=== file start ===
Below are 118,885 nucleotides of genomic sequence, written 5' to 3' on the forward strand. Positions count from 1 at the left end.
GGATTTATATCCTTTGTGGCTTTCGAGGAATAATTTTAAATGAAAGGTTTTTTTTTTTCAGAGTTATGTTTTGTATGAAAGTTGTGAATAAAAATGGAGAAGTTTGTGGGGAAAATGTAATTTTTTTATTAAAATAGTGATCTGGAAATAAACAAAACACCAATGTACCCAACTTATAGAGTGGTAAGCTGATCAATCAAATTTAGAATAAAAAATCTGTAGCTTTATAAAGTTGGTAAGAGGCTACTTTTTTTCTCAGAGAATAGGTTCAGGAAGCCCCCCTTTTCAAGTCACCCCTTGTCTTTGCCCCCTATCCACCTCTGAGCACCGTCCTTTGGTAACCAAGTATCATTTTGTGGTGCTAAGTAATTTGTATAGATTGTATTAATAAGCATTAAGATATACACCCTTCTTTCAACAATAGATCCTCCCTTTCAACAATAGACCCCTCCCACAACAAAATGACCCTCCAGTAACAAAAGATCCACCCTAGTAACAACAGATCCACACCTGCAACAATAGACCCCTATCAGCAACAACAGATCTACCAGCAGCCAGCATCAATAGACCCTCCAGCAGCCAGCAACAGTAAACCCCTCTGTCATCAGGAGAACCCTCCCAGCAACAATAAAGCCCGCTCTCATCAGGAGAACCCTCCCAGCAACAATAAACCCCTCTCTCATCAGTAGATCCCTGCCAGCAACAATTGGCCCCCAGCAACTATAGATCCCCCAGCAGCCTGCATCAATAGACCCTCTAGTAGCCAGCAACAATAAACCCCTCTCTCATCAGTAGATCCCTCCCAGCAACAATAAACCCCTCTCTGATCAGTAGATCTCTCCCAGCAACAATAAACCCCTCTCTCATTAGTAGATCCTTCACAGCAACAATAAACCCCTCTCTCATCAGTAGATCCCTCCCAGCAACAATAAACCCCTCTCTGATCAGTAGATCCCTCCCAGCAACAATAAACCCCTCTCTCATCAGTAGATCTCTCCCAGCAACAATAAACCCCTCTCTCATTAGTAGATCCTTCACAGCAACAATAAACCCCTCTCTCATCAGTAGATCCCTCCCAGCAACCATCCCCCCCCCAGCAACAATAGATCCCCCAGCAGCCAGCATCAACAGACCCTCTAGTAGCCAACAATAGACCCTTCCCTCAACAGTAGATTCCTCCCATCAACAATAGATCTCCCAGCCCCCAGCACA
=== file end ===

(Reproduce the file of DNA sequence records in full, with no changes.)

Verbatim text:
Below are 118,885 nucleotides of genomic sequence, written 5' to 3' on the forward strand. Positions count from 1 at the left end.
GGATTTATATCCTTTGTGGCTTTCGAGGAATAATTTTAAATGAAAGGTTTTTTTTTTTCAGAGTTATGTTTTGTATGAAAGTTGTGAATAAAAATGGAGAAGTTTGTGGGGAAAATGTAATTTTTTTATTAAAATAGTGATCTGGAAATAAACAAAACACCAATGTACCCAACTTATAGAGTGGTAAGCTGATCAATCAAATTTAGAATAAAAAATCTGTAGCTTTATAAAGTTGGTAAGAGGCTACTTTTTTTCTCAGAGAATAGGTTCAGGAAGCCCCCCTTTTCAAGTCACCCCTTGTCTTTGCCCCCTATCCACCTCTGAGCACCGTCCTTTGGTAACCAAGTATCATTTTGTGGTGCTAAGTAATTTGTATAGATTGTATTAATAAGCATTAAGATATACACCCTTCTTTCAACAATAGATCCTCCCTTTCAACAATAGACCCCTCCCACAACAAAATGACCCTCCAGTAACAAAAGATCCACCCTAGTAACAACAGATCCACACCTGCAACAATAGACCCCTATCAGCAACAACAGATCTACCAGCAGCCAGCATCAATAGACCCTCCAGCAGCCAGCAACAGTAAACCCCTCTGTCATCAGGAGAACCCTCCCAGCAACAATAAAGCCCGCTCTCATCAGGAGAACCCTCCCAGCAACAATAAACCCCTCTCTCATCAGTAGATCCCTGCCAGCAACAATTGGCCCCCAGCAACTATAGATCCCCCAGCAGCCTGCATCAATAGACCCTCTAGTAGCCAGCAACAATAAACCCCTCTCTCATCAGTAGATCCCTCCCAGCAACAATAAACCCCTCTCTGATCAGTAGATCTCTCCCAGCAACAATAAACCCCTCTCTCATTAGTAGATCCTTCACAGCAACAATAAACCCCTCTCTCATCAGTAGATCCCTCCCAGCAACAATAAACCCCTCTCTGATCAGTAGATCCCTCCCAGCAACAATAAACCCCTCTCTCATCAGTAGATCTCTCCCAGCAACAATAAACCCCTCTCTCATTAGTAGATCCTTCACAGCAACAATAAACCCCTCTCTCATCAGTAGATCCCTCCCAGCAACCATCCCCCCCCCAGCAACAATAGATCCCCCAGCAGCCAGCATCAACAGACCCTCTAGTAGCCAACAATAGACCCTTCCCTCAACAGTAGATTCCTCCCATCAACAATAGATCTCCCAGCCCCCAGCACA